Vast Data Collection, Privacy Laws and Digital Innovation Test Intelligence Law Experts
While the federal government has significant resources dedicated to protecting the rights of the American people, intelligence law experts say the greatest challenge is whether privacy law can adapt to rapidly changing technology and the vast amount of information now captured by the government and the private sector.
“It used to be your identity was essentially the data that would fit on a driver’s license. Today it’s what topping you had on your pizza when you phoned in or emailed your order and everything in between,” said Stephen Preston, general counsel for the CIA, at a panel discussion on Thursday. “And that has huge consequences for privacy. It has huge consequences for operating in a clandestine fashion, and as with most issues of privacy and operations, that generates issues for us lawyers as well.”
The discussion, part of the American Bar Association’s 22nd Annual Review of the Field of National Security Law, featured counsel from the CIA, Department of Defense, Office of the Director of National Intelligence and from both houses of Congress’ Intelligence Committees.
“We have not decided as an American public what is our level of comfort with the amount of data that we volunteer when we do a transaction on the Internet,” said Eliana Davidson, deputy general counsel for intelligence at the U.S. Department of Defense. “Very few people really think about the tradeoffs every time you let a ‘cookie’ [information-gathering technology] get implanted on your computer so you can do your Amazon Prime shopping faster. But that evolution is going to inform what is the proper amount of legislation that may be required.”
Chris Donesa, chief counsel for the Permanent Select Committee on Intelligence at the U.S. House of Representatives, cautioned that any legislation must be flexible and written broadly enough to account for innovation.
“I think we have been very, very conscious of the notion that you don’t want to legislate in a way that is going to be locked into the current technology,” Donesa said. “You don’t want to be writing specific provisions relating to a specific technology that we are using now because we can easily imagine and we are at a point where we can say the architecture may not look like this in three, five or six years.”
Technology has also put a premium on lawyers in the intelligence field who not only work well with technical experts, but also become experts themselves.
“It’s a little bit of lawyers becoming geeks,” Davidson said. “How do we train them to help the designers of the database systems and the search engines be able to identify the things we need to protect under the law?”
The panelists also discussed the ongoing dialogue among intelligence agencies and with Congress.
“There is a lot that can be done with cooperation and collaboration in both directions among military, law enforcement and the intelligence community,” said Robert Litt, general counsel of the Office of the Director of National Intelligence, who added that communications have already improved among the groups. “And the challenge for us is figuring out how to do that consistent with the respective authorities and appropriate roles of each of them so that we don’t end up in a situation where agencies end up doing something that we don’t really want them to do.”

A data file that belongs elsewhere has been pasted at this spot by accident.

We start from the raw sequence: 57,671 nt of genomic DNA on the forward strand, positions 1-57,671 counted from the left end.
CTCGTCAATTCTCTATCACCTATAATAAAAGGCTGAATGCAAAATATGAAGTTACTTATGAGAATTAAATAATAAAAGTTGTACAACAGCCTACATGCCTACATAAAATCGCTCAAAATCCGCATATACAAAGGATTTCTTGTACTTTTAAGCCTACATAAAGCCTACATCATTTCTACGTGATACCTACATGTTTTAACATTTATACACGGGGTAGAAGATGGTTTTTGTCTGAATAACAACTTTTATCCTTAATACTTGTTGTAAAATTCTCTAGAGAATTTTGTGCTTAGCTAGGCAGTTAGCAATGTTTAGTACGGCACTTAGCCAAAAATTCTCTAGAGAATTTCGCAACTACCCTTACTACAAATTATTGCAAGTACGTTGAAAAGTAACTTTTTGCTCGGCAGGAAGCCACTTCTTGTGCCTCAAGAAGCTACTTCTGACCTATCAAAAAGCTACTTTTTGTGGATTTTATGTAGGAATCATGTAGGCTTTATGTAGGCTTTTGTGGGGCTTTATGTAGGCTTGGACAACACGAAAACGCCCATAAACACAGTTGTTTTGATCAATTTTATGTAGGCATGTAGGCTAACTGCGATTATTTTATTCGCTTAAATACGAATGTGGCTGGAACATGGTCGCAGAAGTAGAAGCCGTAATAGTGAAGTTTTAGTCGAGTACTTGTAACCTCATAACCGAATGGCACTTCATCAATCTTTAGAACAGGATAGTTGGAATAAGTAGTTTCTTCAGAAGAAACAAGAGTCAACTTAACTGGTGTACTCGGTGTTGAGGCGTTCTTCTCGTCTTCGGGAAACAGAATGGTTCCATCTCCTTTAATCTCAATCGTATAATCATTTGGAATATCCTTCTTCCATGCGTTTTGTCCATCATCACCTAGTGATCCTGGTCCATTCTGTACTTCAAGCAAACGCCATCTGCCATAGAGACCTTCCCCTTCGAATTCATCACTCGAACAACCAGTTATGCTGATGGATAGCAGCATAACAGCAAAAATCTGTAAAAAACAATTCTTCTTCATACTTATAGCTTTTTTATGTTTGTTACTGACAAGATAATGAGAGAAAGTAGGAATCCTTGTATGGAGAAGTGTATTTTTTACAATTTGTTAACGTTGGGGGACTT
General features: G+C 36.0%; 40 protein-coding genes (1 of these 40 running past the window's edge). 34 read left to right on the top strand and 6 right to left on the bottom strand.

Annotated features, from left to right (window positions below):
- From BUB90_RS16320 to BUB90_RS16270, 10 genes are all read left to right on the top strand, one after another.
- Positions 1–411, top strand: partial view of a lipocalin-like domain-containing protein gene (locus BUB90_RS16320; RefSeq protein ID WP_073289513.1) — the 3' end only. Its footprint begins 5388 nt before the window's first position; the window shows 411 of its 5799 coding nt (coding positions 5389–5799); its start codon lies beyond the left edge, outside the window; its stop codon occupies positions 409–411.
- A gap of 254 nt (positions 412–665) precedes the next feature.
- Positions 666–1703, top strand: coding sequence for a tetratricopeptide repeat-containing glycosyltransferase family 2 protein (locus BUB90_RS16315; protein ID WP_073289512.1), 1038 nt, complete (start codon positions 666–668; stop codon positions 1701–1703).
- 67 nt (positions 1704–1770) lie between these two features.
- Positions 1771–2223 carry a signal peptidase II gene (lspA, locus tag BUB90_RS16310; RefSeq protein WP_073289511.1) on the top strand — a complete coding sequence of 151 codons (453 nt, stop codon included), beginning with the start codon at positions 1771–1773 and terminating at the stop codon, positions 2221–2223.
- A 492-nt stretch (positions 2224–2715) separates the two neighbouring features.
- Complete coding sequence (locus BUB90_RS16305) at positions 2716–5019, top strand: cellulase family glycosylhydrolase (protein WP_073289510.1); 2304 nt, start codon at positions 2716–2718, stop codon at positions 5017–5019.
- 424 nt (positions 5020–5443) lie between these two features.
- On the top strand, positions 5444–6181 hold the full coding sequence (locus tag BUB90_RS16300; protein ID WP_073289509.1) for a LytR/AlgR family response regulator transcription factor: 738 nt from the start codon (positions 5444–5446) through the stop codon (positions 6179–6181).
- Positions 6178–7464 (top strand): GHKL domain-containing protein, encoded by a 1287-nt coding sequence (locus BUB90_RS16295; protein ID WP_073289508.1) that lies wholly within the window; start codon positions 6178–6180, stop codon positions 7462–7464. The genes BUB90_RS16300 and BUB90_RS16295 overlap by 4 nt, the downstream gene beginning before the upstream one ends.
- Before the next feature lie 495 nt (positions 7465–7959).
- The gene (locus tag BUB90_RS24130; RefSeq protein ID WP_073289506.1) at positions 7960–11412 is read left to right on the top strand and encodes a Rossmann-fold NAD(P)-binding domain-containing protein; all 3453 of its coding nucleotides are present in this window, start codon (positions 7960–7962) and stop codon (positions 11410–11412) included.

Donesa said the House has focused on information sharing and how to facilitate that sharing between the government and the private sector while considering liability issues. “Our view at the end of the day is that while we are working on these other issues, let’s work on the things that we agree on,” he added. “So we can at least have those basic authorities in place that we believe are urgently needed to address the threats out there.”
Preston agreed that information sharing is critical. Agencies and communities each had their own set of rules that hindered such sharing in the past, but he said we are well past that now in terms of collaboration, calling it “light-years from where it was 15 years ago.”
Ultimately, the panelists agreed that the increasingly digital environment will test how members of the legal intelligence community will carry out a mandate that is consistent with people’s privacy and constitutional rights.
“The range of legal issues that we have to examine as counsel and that the judges have to examine in their operations are huge,” Davidson said. “We need to think creatively and innovatively about how to apply the law of and customs of war to a potential offensive use of cyberspace. We need to make sure our doctrine comports with those principles.”
The conference was co-sponsored by the ABA’s Standing Committee on Law and National Security, the Center for National Security Law at the University of Virginia School of Law, the Center on Law, Ethics and National Security at the Duke University School of Law and the Center on National Security and the Law at Georgetown University Law Center.